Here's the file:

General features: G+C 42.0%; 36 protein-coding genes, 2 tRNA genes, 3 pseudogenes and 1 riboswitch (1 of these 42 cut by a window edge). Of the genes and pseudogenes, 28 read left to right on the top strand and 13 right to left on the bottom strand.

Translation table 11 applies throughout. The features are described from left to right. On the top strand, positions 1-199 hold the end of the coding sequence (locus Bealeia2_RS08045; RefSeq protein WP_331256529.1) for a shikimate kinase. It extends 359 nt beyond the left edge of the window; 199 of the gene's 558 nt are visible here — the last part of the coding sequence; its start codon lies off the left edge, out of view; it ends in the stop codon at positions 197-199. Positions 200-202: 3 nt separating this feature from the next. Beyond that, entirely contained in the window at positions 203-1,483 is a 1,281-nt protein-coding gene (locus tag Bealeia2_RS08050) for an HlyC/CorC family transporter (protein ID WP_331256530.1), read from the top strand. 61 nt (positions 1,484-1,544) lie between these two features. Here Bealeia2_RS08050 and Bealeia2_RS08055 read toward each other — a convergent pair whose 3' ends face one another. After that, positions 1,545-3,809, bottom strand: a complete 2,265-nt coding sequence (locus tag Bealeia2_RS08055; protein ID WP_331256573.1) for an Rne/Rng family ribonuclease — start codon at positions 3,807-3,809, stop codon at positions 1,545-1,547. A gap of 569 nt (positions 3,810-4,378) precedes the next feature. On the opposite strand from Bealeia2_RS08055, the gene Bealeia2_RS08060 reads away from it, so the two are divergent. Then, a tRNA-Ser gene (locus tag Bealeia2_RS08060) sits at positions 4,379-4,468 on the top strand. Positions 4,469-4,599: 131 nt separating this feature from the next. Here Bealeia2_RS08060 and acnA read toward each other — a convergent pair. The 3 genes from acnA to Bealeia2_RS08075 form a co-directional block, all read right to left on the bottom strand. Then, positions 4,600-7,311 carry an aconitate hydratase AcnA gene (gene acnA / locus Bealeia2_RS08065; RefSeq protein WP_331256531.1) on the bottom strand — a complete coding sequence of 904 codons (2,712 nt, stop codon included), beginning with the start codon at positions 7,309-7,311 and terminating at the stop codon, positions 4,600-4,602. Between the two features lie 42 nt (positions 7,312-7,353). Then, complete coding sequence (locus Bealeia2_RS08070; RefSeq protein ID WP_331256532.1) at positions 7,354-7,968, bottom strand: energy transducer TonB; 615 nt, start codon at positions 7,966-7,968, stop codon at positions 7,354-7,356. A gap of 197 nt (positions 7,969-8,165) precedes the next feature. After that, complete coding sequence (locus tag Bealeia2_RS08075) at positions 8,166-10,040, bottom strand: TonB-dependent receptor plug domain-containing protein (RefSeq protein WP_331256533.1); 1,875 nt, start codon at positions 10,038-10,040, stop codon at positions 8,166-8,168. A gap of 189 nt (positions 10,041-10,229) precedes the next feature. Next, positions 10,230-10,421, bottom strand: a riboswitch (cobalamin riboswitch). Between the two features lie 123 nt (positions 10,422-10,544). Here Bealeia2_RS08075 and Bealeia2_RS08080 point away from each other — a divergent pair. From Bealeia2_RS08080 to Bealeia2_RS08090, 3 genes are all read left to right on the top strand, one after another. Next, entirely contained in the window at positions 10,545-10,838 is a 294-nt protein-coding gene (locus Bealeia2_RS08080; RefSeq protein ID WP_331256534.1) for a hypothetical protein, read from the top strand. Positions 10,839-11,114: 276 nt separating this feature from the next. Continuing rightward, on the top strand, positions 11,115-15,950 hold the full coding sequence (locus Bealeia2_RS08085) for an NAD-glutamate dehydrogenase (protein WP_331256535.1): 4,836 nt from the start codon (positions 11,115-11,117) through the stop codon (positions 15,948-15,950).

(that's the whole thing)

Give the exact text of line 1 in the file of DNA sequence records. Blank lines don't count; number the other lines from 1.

General features: G+C 42.0%; 36 protein-coding genes, 2 tRNA genes, 3 pseudogenes and 1 riboswitch (1 of these 42 cut by a window edge). Of the genes and pseudogenes, 28 read left to right on the top strand and 13 right to left on the bottom strand.